Design criteria in these CFS buildings many times call for the attachment of multiple layers of CFS of a variety of gauges and tensile, and often in hard-to-reach places too. Good examples are the extra straps or shear wall construction sometimes used for hurricane resistance. Sometimes we can even see CFS being fastened to the structural “red iron” steel itself.

Pin design is morphing to meet these new CFS fastening requirements. Just as pins went from fastening into concrete and then into CFS steel, they now show new head sizes, shank configurations, and point designs. These pin features can combine to offer optimal shear and tensile values. For example, a change in shank configuration may not only improve withdrawal values, but also facilitate driving through multiple layers (three-plus!) of CFS.

Conventional delivery systems for pins include powder-actuated ‘pin & load’, the old reliable pneumatic tools operating at 80-120 psi, newer “gas” internal combustion tools, and of course the die-hard “do-it-by-hand” workers. Hint: the latter are easily recognized on the job by their slow movement and big arms!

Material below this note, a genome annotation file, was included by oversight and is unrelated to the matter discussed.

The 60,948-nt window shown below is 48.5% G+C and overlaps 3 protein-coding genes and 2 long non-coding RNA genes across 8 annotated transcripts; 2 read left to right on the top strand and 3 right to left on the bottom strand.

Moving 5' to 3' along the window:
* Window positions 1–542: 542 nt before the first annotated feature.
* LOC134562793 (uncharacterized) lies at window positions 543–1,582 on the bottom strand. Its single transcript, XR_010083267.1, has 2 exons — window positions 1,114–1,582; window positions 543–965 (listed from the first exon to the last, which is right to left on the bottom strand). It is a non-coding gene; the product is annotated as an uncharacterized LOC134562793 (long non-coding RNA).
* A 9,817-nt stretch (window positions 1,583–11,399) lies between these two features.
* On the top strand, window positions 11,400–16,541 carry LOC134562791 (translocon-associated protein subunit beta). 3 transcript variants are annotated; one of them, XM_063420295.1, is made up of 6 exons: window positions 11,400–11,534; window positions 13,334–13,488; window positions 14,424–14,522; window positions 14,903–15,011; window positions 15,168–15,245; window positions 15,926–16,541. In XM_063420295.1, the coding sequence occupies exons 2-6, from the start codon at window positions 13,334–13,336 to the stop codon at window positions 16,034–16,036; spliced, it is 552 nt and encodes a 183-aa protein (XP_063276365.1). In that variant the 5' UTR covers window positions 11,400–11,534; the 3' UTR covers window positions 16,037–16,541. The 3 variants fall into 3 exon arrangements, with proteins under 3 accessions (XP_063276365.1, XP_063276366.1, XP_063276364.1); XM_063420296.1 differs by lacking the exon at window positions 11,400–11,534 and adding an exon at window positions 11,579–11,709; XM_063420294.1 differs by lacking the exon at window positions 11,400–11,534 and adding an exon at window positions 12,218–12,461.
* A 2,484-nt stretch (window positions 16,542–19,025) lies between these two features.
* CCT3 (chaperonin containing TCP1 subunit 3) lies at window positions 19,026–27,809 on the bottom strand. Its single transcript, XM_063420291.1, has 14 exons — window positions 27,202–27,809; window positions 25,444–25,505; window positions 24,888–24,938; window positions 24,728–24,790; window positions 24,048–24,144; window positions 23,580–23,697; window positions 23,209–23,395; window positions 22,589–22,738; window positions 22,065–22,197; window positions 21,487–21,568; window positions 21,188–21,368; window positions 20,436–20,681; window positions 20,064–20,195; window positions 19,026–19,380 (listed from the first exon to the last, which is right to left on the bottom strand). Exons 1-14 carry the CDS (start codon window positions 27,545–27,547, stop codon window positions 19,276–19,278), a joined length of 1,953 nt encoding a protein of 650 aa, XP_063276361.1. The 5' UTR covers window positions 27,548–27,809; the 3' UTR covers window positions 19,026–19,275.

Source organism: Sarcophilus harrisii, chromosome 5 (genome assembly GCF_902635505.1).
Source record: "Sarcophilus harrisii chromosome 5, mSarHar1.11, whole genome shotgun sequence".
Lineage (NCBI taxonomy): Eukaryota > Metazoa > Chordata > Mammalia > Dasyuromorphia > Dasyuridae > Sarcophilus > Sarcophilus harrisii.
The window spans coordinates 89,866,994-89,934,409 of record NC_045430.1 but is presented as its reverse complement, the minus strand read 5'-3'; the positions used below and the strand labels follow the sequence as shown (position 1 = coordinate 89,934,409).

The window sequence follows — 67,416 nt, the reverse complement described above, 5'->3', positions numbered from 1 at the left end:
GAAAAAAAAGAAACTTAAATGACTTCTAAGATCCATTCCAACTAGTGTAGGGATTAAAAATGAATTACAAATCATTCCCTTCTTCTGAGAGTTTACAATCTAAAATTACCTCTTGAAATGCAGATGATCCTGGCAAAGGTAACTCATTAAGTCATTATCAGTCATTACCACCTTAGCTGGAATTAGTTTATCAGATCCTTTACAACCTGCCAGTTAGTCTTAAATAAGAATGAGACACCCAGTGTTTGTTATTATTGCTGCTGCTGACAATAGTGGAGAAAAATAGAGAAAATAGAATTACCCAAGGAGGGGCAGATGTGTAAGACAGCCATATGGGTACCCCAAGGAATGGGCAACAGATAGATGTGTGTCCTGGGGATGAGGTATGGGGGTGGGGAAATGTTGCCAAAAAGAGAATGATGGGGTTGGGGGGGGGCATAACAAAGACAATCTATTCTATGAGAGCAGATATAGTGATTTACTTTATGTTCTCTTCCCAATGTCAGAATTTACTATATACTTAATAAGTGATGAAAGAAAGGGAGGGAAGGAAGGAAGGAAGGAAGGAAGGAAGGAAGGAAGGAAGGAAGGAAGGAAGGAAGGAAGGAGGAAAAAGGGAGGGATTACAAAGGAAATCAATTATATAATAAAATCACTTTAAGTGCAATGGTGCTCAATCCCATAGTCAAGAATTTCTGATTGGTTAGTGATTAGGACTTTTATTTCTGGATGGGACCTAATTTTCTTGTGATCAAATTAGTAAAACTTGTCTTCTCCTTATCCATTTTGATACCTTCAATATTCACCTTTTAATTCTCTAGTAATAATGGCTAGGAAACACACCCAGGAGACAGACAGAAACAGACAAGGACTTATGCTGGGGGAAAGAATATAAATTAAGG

New to the market is a revolutionary delivery system to accompany the new generation of pins. That is the high-pressure (HP) pneumatic system of tool(s), compressor, hoses and fittings. They operate from 250-400 psi and offer advantages of high initial impact, less recoil, noise, or deflection than conventional systems.

The tools are typically lighter weight and smaller in size than not only other air tools, but also electric screw guns! They handle two, three, and four layers of CFS with ease, and even fasten steel to concrete!

Today, the speed of pneumatics can be used with the CFS commercial construction connections to cut time, cost and design restrictions. The productivity gained from the use of these tools often leads to a tool investment “payback” on the first job!

‘How do they perform?'

Several low-rise (five floors or less), multi-use, commercial CFS buildings are being built with over three dozen connection designs that caused over 100 steel-to-steel combinations to be rigorously tested under AISI CF 92-1 “Test Methods for Mechanically Fastened Cold Formed Steel Connections.”

The results are astounding when you consider only a single, high-pressure pin per connection was tested. The designs were loaded to failure per AISI CF 92-1 protocol and “Ultimate Shear Capacities” achieved started at 294 pounds for 25-gauge materials to a high of over 1200 pounds for multi layered 14- and 16-gauge materials! On average the tests yielded over 840 pounds of Ultimate Shear Capacity per all connections.

In many cases the shear and withdrawal values of pins exceed those of similar sized screws. Remember that 50-year history of “pins”? The length of service of pins can actually work against them. Let me explain: The new designs are being tested to old standards and generating results that lead many design professionals to use safety factors as high as five.